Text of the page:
نقش تعدیل کننده نامتقارن جهت گیری بازار بر رابطه عملکرد مهارت - شرکت برای آینده نگری و مدافعان
|کد مقاله||سال انتشار||مقاله انگلیسی||ترجمه فارسی||تعداد کلمات|
|19478||2008||16 صفحه PDF||سفارش دهید||محاسبه نشده|
Publisher : Elsevier - Science Direct (الزویر - ساینس دایرکت)
Journal : Industrial Marketing Management, Volume 37, Issue 4, June 2008, Pages 455–470
Drawing on the resource-based view of the firm and, in particular, the capabilities perspective of firm performance, the authors examine the relationship between ambidexterity and firm performance for two strategy typologies: prospectors and defenders. Ambidexterity, defined as the combination of two discrete capabilities (exploration and exploitation), should have a less negative effect on firm performance among prospectors that add exploitation to exploration than among defenders who add exploration to exploitation. Hence, this research predicts an asymmetric effect of ambidexterity on firm performance for prospectors and defenders. The authors further posit that a boundary-spanning culture, such as market orientation, can function as a metaculture by integrating the subunit cultures generated by exploration and exploitation. As a result, market orientation should mitigate the negative effect of ambidexterity on firm performance, albeit differently for prospectors and defenders, and thus point to an asymmetric moderating role of market orientation. The findings provide mixed results, which the authors discuss along with some theoretical and managerial implications.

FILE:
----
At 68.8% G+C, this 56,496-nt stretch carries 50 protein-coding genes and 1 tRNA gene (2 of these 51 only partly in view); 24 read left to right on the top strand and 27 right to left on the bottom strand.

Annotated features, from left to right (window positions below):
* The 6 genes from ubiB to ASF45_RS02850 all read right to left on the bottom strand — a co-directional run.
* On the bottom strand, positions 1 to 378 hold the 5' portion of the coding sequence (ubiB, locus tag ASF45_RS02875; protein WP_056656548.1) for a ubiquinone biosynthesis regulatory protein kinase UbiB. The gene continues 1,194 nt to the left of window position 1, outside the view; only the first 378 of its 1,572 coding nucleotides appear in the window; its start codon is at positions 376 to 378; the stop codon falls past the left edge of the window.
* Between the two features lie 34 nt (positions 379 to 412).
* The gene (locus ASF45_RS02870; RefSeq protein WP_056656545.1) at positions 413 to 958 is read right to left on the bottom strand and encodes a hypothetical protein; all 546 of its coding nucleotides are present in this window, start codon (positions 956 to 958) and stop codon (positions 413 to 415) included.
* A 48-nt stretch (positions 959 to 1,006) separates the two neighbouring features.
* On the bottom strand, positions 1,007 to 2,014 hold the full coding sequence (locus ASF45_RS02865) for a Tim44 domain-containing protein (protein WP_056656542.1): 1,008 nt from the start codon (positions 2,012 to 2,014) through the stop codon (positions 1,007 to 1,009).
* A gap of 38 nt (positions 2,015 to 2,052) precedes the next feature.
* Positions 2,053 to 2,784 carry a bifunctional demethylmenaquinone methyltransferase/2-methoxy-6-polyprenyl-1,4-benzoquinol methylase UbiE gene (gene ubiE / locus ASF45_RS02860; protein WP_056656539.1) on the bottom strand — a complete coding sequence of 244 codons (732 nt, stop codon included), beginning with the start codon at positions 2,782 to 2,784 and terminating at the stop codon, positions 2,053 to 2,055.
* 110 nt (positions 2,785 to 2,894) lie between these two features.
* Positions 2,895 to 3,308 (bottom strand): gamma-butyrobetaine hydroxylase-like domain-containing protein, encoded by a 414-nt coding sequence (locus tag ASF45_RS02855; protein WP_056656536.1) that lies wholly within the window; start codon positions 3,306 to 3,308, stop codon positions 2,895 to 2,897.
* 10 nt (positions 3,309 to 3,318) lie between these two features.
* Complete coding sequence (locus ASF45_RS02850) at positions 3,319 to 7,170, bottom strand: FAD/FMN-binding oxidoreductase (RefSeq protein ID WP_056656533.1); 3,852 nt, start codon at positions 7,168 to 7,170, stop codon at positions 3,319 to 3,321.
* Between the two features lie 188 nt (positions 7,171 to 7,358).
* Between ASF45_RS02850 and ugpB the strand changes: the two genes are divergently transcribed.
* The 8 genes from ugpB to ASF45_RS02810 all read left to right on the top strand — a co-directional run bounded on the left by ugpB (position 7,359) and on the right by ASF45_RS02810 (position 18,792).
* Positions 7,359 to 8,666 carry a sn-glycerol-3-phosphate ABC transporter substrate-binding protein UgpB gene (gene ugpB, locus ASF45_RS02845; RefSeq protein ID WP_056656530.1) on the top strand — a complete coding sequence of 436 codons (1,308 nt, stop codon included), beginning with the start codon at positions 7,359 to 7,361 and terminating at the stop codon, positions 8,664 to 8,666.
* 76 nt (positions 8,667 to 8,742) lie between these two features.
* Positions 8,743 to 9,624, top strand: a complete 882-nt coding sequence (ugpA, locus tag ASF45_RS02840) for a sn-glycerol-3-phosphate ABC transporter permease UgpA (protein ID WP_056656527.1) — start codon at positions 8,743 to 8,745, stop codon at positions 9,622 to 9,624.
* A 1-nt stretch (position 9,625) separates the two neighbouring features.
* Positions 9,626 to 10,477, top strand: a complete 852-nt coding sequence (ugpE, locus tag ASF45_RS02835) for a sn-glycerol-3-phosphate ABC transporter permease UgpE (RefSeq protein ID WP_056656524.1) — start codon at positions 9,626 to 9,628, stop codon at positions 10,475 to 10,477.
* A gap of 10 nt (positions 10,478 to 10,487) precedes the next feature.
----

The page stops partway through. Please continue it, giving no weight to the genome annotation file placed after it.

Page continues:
Capabilities refer to the ability, competency, or efficacy to deploy, implement, or execute resources for a firm's advantage. Capabilities, unlike resources, capture the process domain of deployment. According to Slotegraff, Moorman, and Inman (2003, p. 296), “deployment occurs when resources are put into action”. Put differently, market deployment is “the degree of action directed toward managing organizational resources in the market place” (Slotegraff et al., 2003, p. 296). According to the resource-based view of the firm, capabilities play a key role in contributing to marketplace positional advantage and superior firm performance (Day & Wensley, 1988). Consequently, the notion of capabilities in marketing strategy has gained increasing attention from marketing scholars (Atuahene-Gima, 2005, Day, 1994, Moorman and Slotegraaf, 1999, Slotegraff et al., 2003 and Srivastava et al., 2001). The common thread that emerges from these works is that capabilities provide a source of value creation and competitive advantage. The strategy typology advanced by Miles and Snow (1978) has been well accepted in marketing strategy literature (Matsuno and Mentzer, 2000, McDaniel and Kolari, 1987 and Slater and Narver, 1993). For example, Matsuno and Mentzer (2000) and McDaniel and Kolari (1987) reveal a sharp contrast between prospectors and defenders in terms of their focus and areas of importance (e.g., efficiency vs. growth, incremental vs. radical innovation). Prospectors underscore exploration as their focal capability, as manifested in innovation differentiation strategies, by focusing on research and development (R&D) (Slater & Narver, 1993). They typically engage in exploration that entails experimentation, risk taking, and creative destruction (Rust, Moorman, & Dickson, 2002). In this respect, exploration is more tacit and causally ambiguous. Conversely, defenders take cost leadership positions by emphasizing operational efficiency through streamlined production and distribution (Slater & Narver, 1993). For these firms, cost management through automation and modernization of facilities, cost reduction through economies of scale, and optimal capacity utilization represent the hallmarks that define their exploitation capabilities (Rust et al., 2002 and Slater and Narver, 1993). Thus, exploitation is less tacit and more explicit than exploration. In this research, we establish exploration and exploitation as the focal capabilities practiced by prospectors and defenders, respectively. However, in the modern business environment, firms must be multifaceted in their operations. As customers' demands accelerate and become more fragmented, firms must not only meet but exceed expressed and latent customer needs. Furthermore, the demand for both incremental innovations introduced into the market quickly and frequently and radical (or breakthrough) innovations that separate firms from competitors has increased as means to guarantee long-term survival. Consequently, an organization should engage in exploratory learning while simultaneously bearing and reaping the fruits of a learning orientation. Hence, the combination of exploration and exploitation, or what we define as ambidexterity, is becoming a key capability to sustain a competitive advantage in today's marketplace. In line with current developments in strategic marketing and management, we use the term ambidexterity to reflect a firm's higher-order capability of simultaneously pursuing competing, contradictory, discrete capabilities. For the sake of our study, we refer to an ambidextrous firm as one that jointly pursues exploration and exploitation. Therefore, we also differentiate the notion of ambidextrous capabilities from the widely used concept of hybrid capabilities. Hybrid capabilities refer to any combination of capabilities that do not necessarily contradict or cause tension (e.g., innovation differentiation and service differentiation), whereas ambidextrous capabilities refer to simultaneously pursued, multiple, discrete capabilities that require opposing cultures and organizational structures. Thus, not all hybrid capabilities are ambidextrous, but ambidextrous capabilities represent particular examples of hybrid capabilities. A substantial amount of research exists across several disciplines to document ambidexterity, including marketing literature on marketing and learning exploration versus exploitation (Atuahene-Gima, 2005, Kyriakopoulos and Moorman, 2004 and Slater and Narver, 1995); strategic management literature on alignment versus adaptability (Gibson & Birkinshaw, 2004), innovative exploration versus innovative exploitation (He & Wong, 2004), and radical versus incremental innovation (Tushman and O'Reilly, 1996 and O'Reilly and Tushman, 2004); and operations management literature on flexibility versus efficiency (Adler, Goldoftas, & Levine, 1999). Our research builds on and extends recent work by Kyriakopoulos and Moorman (2004) but differs from their investigation in several ways. Although research to date informs several aspects of ambidexterity, a paucity of empirical research in marketing literature considers the consequences of pursuing ambidexterity when a particular firm is inherently more engaged in one capability than another. Moreover, we understand even less about whether any asymmetric effect exists between prospectors and defenders that try to become ambidextrous. Consequently, this research addresses what firms can do to manage the competition and tension related to exploration and exploitation capabilities when they emphasize one capability over another. We draw on marketing and organizational theory literature to find a solution, because this literature commonly recognizes the significance of an overarching culture or context that unites and integrates disparate and opposing capabilities. Therefore, we use market orientation as a metaculture that overrides the local belief, vision, and goals underscored by discrete capabilities (Atuahene-Gima, 2005 and Day, 1994). In turn, this article sheds new light on several research questions. First, if prospectors embrace exploitation in addition to exploration and defenders adopt exploration in addition to exploitation, what consequences do both experience in pursuing this ambidextrous capability? For prospectors, ambidexterity implies adding exploitation to their existing exploration capability, that is, adding a less tacit and more explicit capability. Conversely, for defenders, it entails adopting a more tacit and less explicit capability (i.e., exploration) in addition to their exploitation capability. Therefore, ambidexterity may have an asymmetric effect on firm performance for prospectors and defenders, such that defenders may have more difficulty than prospectors because of the tacit and causally ambiguous aspect of exploration relative to exploitation. Second, what can firms do to mitigate the tension, if any, created by a dual pursuit of exploration and exploitation? We test whether market orientation might have an asymmetric moderating role on the ambidexterity–firm performance relationship between prospectors and defenders. To this end, we develop a conceptual model based on the capabilities framework to empirically test (1) the asymmetric effect of ambidexterity on firm performance for prospectors and defenders, (2) the performance effect of ambidexterity at varying levels of market orientation for prospectors and defenders, and (3) whether the moderating effect of market orientation is also asymmetric in the ambidexterity–firm performance relationship for prospectors and defenders. Thus, our research contributes to marketing strategy literature in several ways. First, we contribute to the resource-based view and capabilities literature by conceptualizing and operationalizing ambidexterity as a higher-order capability comprised of two lower-order, discrete, and conflicting capabilities, namely, exploration and exploitation. Furthermore, we address how firms that are predisposed toward one capability might effectively realize the performance benefits of ambidexterity by couching it within the confines of a market-oriented culture. Second, scholars such as Porter, 1980 and Porter, 1996 have long used the phrase “stuck in the middle” to describe firms that try to achieve both differentiation and low-cost strategies. This description demonstrates that strategies based on firm performance have been mixed and ambiguous at best. In an academic sense, conflicting results related to such strategies might result from the types of firms analyzed; prior studies rarely distinguish the strategic type (i.e., prospector or defender) that a researched firm follows. We therefore address this issue but choose not to examine analyzers, because an analyzer firm strategically intends to become a prospector and a defender at the same time. Including such firms may cloud outcomes, because the opposing effects could cancel each other out and produce a null result. In contrast, our more fine-grained analysis, which takes into account the strategic type of the firm, should reveal a clearer picture of ambidexterity outcomes. In the following sections, we first discuss ambidexterity in greater detail by drawing on the resource-based and capabilities views of the firm. We explain ambidexterity as a higher-order capability comprised of exploration and exploitation and then address how market orientation functions as an overarching cultural platform that enables ambidexterity to flourish. We next provide empirical results derived from data from industrial firms. We conclude with discussions of the theoretical and managerial implications, study limitations, and future research directions.